How Do We Get a New Monorail?

We start with public education

by Bob Fleming

About the Seattle Center Monorail Seattle Center Monorail web site Advantages of monorail My opinions about Seattle area monorail Former Seattle Monorail Project A Proposed Regional Monorail System Arguments against monorail and my responses My ideas for monorail system design My ideas for routes (PRT) Personal Rapid Transit Vocabulary Frequently asked questions Links to other monorail sites Contact me

Other Sites of Mine

A Greater Seattle My mobility web site My transportation web site My mass transit web site The Bob Fleming home page The Fleming Family home page

In early 2006 work was to begin on a monorail line linking West Seattle and Ballard to Downtown Seattle, to be completed in 2010. But a poor financing plan and political opposition teamed up to confuse and discourage the public and in November 2005 the project was killed in an election.

But the advantages of the project are so great, is there any way it can be resurrected from the dead?

Let’s face it — the average person does not know much about monorails and the advantages. In 2005 opponents launched a program of misinformation and bad publicity that turned the confused public against the project. Now the thought of a monorail stirs up thoughts of failure and wasted money. Therefore the first step is to educate as many people as possible about the advantages of monorail, and why the previous project failed, and have them tell their friends, etc.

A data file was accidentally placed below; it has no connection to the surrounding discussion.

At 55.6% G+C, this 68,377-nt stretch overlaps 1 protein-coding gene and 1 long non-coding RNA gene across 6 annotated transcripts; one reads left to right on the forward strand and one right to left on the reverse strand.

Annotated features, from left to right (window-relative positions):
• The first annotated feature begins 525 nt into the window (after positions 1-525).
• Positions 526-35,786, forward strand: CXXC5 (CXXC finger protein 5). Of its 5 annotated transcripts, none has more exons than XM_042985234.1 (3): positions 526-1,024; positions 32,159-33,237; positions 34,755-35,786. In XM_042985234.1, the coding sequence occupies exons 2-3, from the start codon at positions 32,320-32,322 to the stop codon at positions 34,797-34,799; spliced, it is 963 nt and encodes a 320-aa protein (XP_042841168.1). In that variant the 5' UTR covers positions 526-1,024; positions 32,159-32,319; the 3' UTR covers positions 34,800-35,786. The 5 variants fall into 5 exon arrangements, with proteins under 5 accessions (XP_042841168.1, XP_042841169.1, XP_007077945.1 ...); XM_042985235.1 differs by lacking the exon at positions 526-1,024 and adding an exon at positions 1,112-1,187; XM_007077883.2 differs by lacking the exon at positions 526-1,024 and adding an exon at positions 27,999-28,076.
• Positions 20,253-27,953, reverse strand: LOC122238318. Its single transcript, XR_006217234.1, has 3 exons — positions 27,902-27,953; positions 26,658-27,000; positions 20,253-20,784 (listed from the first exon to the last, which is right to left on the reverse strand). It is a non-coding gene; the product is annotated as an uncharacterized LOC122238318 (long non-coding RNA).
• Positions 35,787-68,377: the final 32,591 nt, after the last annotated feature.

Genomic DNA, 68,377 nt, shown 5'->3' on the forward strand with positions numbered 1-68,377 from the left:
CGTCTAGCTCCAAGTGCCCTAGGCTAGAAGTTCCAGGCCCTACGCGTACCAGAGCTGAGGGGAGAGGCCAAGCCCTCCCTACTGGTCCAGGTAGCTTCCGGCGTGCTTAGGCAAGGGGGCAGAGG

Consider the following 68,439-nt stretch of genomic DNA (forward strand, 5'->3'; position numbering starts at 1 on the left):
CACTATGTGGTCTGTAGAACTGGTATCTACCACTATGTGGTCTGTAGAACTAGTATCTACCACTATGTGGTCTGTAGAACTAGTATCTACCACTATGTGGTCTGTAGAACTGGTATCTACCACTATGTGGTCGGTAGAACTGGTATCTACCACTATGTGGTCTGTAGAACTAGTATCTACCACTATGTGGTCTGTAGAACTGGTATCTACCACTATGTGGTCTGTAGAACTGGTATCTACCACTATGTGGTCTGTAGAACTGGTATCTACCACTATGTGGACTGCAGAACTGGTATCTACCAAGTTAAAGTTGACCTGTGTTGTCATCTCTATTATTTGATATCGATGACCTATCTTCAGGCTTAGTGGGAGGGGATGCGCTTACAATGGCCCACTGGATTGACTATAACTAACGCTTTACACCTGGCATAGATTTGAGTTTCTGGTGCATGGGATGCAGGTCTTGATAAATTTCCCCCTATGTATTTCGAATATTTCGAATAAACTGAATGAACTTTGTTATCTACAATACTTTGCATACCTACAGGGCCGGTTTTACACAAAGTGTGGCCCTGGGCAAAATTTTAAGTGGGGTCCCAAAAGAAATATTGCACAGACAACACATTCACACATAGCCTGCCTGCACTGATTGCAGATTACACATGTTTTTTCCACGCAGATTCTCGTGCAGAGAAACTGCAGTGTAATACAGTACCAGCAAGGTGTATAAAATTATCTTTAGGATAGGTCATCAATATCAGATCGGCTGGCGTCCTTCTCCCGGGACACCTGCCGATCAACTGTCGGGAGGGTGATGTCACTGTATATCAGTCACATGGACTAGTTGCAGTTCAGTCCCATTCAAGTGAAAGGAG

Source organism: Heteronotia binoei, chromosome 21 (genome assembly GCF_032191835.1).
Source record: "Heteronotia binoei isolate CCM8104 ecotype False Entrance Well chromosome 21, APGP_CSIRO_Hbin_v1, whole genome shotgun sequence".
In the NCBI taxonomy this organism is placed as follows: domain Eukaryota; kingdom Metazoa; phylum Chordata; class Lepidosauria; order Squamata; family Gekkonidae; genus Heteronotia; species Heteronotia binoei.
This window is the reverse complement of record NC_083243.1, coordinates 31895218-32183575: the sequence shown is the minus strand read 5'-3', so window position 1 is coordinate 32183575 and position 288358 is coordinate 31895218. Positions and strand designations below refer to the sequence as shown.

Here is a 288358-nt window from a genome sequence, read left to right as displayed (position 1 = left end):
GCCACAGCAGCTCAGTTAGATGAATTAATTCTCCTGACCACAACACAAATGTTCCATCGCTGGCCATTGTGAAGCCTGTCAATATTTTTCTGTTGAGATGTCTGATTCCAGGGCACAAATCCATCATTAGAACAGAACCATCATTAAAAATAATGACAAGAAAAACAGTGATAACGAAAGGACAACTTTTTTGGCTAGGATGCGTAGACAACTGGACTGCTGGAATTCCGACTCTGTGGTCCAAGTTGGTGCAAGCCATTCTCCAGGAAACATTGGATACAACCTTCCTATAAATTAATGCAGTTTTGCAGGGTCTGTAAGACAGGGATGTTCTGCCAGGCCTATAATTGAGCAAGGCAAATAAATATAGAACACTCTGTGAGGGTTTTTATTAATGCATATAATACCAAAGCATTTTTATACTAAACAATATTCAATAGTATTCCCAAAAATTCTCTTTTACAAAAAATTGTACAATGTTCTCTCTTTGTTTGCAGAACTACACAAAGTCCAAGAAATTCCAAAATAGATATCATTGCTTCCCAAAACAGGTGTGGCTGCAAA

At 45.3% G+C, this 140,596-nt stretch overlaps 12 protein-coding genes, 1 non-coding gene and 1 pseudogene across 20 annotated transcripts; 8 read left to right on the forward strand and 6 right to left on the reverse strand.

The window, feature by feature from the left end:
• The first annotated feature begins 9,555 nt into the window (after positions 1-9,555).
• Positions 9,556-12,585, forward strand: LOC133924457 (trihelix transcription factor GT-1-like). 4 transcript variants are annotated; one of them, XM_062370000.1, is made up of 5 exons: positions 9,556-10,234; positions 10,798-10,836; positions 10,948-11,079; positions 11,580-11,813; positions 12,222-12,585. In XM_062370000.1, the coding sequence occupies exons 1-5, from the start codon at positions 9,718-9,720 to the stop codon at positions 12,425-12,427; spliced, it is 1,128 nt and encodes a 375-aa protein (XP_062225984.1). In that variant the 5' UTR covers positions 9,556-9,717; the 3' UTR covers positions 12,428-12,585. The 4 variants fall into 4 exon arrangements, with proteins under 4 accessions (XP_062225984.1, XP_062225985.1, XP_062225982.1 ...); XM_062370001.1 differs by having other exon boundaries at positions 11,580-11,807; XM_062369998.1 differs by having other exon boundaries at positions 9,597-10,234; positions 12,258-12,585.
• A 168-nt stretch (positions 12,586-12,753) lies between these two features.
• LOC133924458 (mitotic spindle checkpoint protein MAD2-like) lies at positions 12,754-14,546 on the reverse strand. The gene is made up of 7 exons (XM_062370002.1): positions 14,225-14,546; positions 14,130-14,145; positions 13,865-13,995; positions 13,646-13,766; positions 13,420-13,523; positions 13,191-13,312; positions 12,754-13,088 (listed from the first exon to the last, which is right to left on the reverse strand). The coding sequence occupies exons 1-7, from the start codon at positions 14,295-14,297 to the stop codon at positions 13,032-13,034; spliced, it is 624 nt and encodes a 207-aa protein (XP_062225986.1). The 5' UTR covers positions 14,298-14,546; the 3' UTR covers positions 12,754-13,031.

The most informative web site on monorails is (no, not mine!) The Monorail Society. This site has tons of information about monorails: history, types, actual monorail systems (there are quite a few of them), manufacturers, technology, news, and even the lighter side — some model monorails that people built.

There are also some DVDs available that show the versatility of actual monorails. Click here for more information about the DVDs and where to buy them.

There is also a new book by Dick Falkenbury, the man that built public support for the Seattle Monorail project. In his book, Rise Above it All, Mr. Falkenbury “tells all” about how the project got started, got strong public support, and then through mismanagement and politics was finally killed a few months before construction was scheduled to begin. For more about the book and where to buy it, click here. There are a few copies available at the Seattle Public Library.

I plan to buy some of the DVDs and donate them to the Seattle Public Library, but I have to save up some more money first. Once the library has the DVDs I will add that information to this web site and you can check them out and learn a lot!

Once there is enough public support, then somebody should start an initiative to restart the project.

Consider smaller projects to start

On one hand, it would be great to restart (and finish!) the Green Line project. On the other hand, it may be better politically and financially to start with small monorail projects that cost less money and will be finished sooner, leading to increased public enthusiam for larger monorail projects.

Smaller projects could include:

Return to the monorail home page Contact Us

©2008 Robert M. Fleming Jr.

This page was last updated on 18 May 2018.

Valid XHTML 1.0 Transitional